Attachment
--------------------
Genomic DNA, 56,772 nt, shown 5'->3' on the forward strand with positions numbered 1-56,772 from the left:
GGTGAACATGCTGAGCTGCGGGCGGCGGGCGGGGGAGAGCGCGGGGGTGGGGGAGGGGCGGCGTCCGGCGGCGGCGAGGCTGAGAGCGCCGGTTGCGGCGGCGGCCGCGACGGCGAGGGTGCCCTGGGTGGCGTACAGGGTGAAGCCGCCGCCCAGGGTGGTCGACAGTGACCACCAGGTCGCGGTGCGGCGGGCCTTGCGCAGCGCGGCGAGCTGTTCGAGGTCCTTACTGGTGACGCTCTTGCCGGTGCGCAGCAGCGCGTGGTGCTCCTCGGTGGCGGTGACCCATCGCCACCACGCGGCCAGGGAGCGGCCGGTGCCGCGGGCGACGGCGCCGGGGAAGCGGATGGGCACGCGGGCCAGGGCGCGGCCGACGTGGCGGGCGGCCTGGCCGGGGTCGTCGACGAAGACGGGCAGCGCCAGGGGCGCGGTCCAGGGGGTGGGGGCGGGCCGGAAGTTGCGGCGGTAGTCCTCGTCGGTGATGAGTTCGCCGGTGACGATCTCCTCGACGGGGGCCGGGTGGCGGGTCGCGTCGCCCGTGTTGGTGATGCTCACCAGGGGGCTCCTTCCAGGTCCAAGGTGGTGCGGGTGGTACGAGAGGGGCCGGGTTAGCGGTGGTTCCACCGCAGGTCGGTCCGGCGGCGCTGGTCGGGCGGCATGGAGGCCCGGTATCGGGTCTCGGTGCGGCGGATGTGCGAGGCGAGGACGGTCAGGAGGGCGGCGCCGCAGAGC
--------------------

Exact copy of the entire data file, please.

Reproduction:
Genomic DNA, 56,772 nt, shown 5'->3' on the forward strand with positions numbered 1-56,772 from the left:
GGTGAACATGCTGAGCTGCGGGCGGCGGGCGGGGGAGAGCGCGGGGGTGGGGGAGGGGCGGCGTCCGGCGGCGGCGAGGCTGAGAGCGCCGGTTGCGGCGGCGGCCGCGACGGCGAGGGTGCCCTGGGTGGCGTACAGGGTGAAGCCGCCGCCCAGGGTGGTCGACAGTGACCACCAGGTCGCGGTGCGGCGGGCCTTGCGCAGCGCGGCGAGCTGTTCGAGGTCCTTACTGGTGACGCTCTTGCCGGTGCGCAGCAGCGCGTGGTGCTCCTCGGTGGCGGTGACCCATCGCCACCACGCGGCCAGGGAGCGGCCGGTGCCGCGGGCGACGGCGCCGGGGAAGCGGATGGGCACGCGGGCCAGGGCGCGGCCGACGTGGCGGGCGGCCTGGCCGGGGTCGTCGACGAAGACGGGCAGCGCCAGGGGCGCGGTCCAGGGGGTGGGGGCGGGCCGGAAGTTGCGGCGGTAGTCCTCGTCGGTGATGAGTTCGCCGGTGACGATCTCCTCGACGGGGGCCGGGTGGCGGGTCGCGTCGCCCGTGTTGGTGATGCTCACCAGGGGGCTCCTTCCAGGTCCAAGGTGGTGCGGGTGGTACGAGAGGGGCCGGGTTAGCGGTGGTTCCACCGCAGGTCGGTCCGGCGGCGCTGGTCGGGCGGCATGGAGGCCCGGTATCGGGTCTCGGTGCGGCGGATGTGCGAGGCGAGGACGGTCAGGAGGGCGGCGCCGCAGAGC